Synopsis: A Fox Searchlight Pictures release by visionary director Darren Aronofsky (THE WRESTLER), BLACK SWAN takes a thrilling and at times terrifying journey through the psyche of a young ballerina whose starring role as the duplicitous swan queen turns out to be a part for which she becomes frighteningly perfect.
Release Date: December 1, 2010 MPAA Rating: PG-13
A single shaft of light illuminates a black stage, empty save for a single silhouetted ballerina. The camera approaches and recedes from the figure, the scene achieving a striking intimacy that is at once thrilling, romantic, and nightmarish. It is a scene from Swan Lake, Pyotr Ilyich Tchaikovsky’s tragic masterpiece, and Nina Sayers’ (Natalie Portman) dream role. Nina is a featured player in a New York ballet company whose time for stardom it seems has finally come when the company’s artistic director Thomas (Vincent Cassel) chooses her for the role of the Swan Princess over aging prima ballerina Beth (Winona Ryder). But despite her success, Nina’s overbearing mother Erica (Barbara Hershey), herself a former ballet dancer who gave up on her own dreams to support her daughter’s, insists on maintaining a rigorous training regime with little room for recreation. Nina’s tightly-wound demeanor is contrasted with Lily (Mila Kunis), a new dancer whose offhand sensuality and carefree style marks her as Nina’s direct competition, the passionate Black Swan to her delicate White Swan.
Black Swan is Nina’s quest for perfection, a naively idealized goal that thrusts her even further into a cloistered world of unrealistic expectations, heightened nerves and unhealthy obsession. Director Darren Aronofsky brings the same intense probing gaze to ballet in Black Swan as he did to the world of wrestling in The Wrestler. Nina’s life is ballet and her world is small. She travels only from the tiny apartment she shares with her mother to the dance studio, and back home again. Each environ is haunted by her tireless focus on achieving perfection as the Swan Princess. Aronofsky imbues the regular ballerina’s routine—relentless training, casual purging, and habitual cuts and scrapes—with a horrific, foreboding menace. Nina develops wounds and rashes that may or may not be imagined. She sees herself in the faces of fellow dancers, her reflections taunt her; the only world Nina has ever known seems to conspire against her success at every turn.
The film works best as a psychological thriller, although it aspires to horror movie greatness. Although set in the rarefied milieu of the ballet scene, Aronofsky is committed to marrying high art with low, and the film does not shy away from bald metaphors, brazen eroticism, and outrageous plot points. Some elements are more successful than others, but all feed into Nina’s own self-obsessed paranoia. Characters, and even set dressing, seemed designed solely to serve as reflections of Nina’s inner psyche. Vincent Cassel’s Thomas, for example, seems disappointingly underwritten, although as the film progresses, it is unclear how much of his autocratic single-mindedness is genuine and how much is a manifestation of Nina’s paranoia.
Despite slight reservations about the audacity of its plotting, Black Swan is absolutely one of the best films of the year. A major triumph for Darren Aronofsky, who has long been considered one of the finest filmmakers of his generation, Black Swan establishes him as one of the most gifted and ambitious directors currently working in cinema. Thrilling, moving, titillating, and challenging, Black Swan is an exhilarating cinema experience and an affirmation of why we go to the movies.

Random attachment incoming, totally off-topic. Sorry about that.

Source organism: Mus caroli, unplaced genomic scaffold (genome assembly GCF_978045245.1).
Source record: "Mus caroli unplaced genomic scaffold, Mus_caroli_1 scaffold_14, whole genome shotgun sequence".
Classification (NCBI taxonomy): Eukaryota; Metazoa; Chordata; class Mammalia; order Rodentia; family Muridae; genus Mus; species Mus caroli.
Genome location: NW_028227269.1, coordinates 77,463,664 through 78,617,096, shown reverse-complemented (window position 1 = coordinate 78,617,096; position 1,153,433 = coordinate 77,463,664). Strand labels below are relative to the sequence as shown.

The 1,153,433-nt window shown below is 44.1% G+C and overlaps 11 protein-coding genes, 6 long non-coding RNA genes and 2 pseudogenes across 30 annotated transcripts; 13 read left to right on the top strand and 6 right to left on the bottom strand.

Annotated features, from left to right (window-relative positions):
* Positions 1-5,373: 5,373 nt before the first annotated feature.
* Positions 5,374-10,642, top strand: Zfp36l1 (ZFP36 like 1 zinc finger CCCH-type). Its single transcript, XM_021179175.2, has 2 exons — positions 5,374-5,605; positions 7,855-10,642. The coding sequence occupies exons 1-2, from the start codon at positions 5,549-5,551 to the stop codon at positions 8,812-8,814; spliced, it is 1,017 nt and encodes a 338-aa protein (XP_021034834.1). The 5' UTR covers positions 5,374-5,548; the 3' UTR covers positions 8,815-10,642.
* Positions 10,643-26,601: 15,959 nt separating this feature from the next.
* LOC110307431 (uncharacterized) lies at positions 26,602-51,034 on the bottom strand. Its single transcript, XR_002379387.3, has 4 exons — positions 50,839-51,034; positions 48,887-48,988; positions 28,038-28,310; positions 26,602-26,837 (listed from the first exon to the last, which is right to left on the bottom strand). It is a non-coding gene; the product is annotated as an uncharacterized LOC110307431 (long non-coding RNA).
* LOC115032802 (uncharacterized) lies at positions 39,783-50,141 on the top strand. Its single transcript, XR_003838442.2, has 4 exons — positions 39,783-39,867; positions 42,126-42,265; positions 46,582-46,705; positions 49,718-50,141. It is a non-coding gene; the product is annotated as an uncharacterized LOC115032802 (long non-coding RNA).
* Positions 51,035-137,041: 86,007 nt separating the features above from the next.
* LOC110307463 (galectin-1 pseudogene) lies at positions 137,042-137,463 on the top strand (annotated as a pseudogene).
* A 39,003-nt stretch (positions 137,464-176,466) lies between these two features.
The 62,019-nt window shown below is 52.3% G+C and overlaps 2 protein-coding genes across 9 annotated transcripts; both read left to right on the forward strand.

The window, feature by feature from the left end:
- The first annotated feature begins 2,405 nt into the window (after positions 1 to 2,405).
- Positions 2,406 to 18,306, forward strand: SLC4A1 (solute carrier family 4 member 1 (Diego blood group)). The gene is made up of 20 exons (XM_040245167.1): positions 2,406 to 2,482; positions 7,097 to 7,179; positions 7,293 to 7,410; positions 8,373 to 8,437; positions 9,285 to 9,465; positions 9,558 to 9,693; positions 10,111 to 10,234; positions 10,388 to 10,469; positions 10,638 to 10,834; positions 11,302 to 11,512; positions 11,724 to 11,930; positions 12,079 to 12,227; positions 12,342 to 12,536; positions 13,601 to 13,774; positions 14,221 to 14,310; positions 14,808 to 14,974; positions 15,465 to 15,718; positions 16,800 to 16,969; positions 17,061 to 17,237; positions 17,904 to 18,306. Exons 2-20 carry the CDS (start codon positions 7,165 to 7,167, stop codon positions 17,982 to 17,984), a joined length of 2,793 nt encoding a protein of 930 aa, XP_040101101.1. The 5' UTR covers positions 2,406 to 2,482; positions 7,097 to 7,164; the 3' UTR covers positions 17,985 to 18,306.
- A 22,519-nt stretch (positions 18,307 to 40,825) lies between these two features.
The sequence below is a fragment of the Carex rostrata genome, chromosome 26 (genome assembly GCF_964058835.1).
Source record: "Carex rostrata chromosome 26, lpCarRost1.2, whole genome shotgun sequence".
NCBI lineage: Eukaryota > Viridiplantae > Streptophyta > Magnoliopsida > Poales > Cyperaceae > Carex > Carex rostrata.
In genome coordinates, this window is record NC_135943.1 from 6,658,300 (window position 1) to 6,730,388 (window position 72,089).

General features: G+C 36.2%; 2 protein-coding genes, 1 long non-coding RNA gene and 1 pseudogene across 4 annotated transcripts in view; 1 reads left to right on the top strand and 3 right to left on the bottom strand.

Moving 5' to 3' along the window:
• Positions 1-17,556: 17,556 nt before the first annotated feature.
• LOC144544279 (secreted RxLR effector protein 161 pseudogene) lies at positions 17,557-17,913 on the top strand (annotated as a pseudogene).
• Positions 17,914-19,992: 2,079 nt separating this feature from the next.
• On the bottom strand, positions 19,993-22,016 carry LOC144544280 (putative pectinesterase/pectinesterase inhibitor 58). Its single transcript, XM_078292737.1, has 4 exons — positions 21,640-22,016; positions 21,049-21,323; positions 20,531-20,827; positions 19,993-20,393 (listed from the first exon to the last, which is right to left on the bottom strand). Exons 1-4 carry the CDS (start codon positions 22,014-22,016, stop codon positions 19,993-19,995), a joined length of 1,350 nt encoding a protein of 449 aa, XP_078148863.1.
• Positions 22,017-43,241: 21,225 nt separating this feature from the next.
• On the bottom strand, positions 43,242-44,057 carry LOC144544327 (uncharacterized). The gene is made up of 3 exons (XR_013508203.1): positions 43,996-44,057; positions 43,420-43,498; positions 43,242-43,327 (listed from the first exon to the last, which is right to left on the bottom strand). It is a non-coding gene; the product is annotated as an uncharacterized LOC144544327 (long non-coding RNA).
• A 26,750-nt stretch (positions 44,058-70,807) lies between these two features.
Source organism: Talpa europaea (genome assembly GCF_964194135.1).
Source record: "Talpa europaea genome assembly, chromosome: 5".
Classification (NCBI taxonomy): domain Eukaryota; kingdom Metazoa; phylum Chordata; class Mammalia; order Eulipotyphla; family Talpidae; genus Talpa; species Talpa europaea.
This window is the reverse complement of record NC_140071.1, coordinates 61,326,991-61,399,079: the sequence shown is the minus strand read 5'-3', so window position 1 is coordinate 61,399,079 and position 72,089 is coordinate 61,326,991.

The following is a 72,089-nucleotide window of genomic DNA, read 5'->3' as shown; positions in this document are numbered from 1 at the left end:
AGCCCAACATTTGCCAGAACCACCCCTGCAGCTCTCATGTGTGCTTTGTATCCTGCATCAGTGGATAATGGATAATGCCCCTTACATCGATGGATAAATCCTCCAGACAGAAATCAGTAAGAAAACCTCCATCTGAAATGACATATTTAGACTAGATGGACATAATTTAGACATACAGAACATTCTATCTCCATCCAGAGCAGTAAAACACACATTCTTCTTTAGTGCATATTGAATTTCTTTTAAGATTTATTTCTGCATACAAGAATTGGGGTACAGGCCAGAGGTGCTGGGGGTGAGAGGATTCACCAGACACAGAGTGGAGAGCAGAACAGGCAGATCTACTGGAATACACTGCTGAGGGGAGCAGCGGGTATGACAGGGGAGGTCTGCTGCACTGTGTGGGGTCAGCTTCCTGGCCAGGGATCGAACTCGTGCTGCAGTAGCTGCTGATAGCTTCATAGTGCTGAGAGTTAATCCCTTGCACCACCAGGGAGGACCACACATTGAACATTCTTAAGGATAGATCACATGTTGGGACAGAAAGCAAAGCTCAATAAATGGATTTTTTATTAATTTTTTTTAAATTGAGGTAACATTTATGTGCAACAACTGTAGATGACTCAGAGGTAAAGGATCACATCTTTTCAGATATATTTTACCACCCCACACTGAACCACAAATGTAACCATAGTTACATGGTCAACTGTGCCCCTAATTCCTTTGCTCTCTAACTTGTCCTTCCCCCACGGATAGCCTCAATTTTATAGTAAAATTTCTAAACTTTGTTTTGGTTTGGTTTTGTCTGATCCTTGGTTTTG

Although the supporting cast is uniformly terrific, Black Swan is Natalie Portman’s film. In the role of her career, Portman delivers the kind of searing lead performance, with its emotional reversals and vertiginous highs and lows, which leaves the viewer breathless. Her Nina is jealous, naive, frightened and fierce; Portman excels at conveying both sides of Nina’s tortured duality. Whether being bullied by her mother, intimidated by her artistic director or terrified of herself, Nina Sayers is an empathetic and compulsively watchable embodiment of artistic ambition turned to madness.
Nina’s psychosis is perfectly mimicked by the soundtrack, which features screams, gasps and other unsettling audio cues that both anticipate her mental breakdown and complicate the authorial intent of Aronofsky’s world. For long periods in the film, it is unclear if they are genuinely hallucinatory or tricks being played on the audience, merely horror movie cues meant to shock and discomfort. Aronofsky’s longtime collaborator Clint Mansell integrates Tchaikovsky’s music into a hauntingly beautiful original score. Mansellâs powerful score ups the ante during the opening night performance of Swan Lake, where Tchaikovsky’s themes blend with terrifying audio cues of Nina’s frenzied mental illness. The net effect is one of overwhelming, pulse-pounding assault, visually and aurally, a finale worthy of Nina’s operatic excesses.
Cast and Crew
- Director(s): Darren AronofskyArnold MesserBrian Oliver
- Producer(s): Mark HeymanAndres HeinzJohn Mclaughlin
- Screenwriter(s): Natalie Portman (Nina)Mila Kunis (Lily)Winona Ryder (Beth MacIntyre)
- Story: Vincent Cassel (Thomas Leroy)
- Cast: Barbara Hershey (Erica) Andrew WeisblumMatthew LibatuqueTherese DePrez
- Cinematographer: Clint Mansell
- Production Designer(s):
- Costume Designer:
- Casting Director(s):
- Music Score:
- Music Performed By:
- Country Of Origin: USA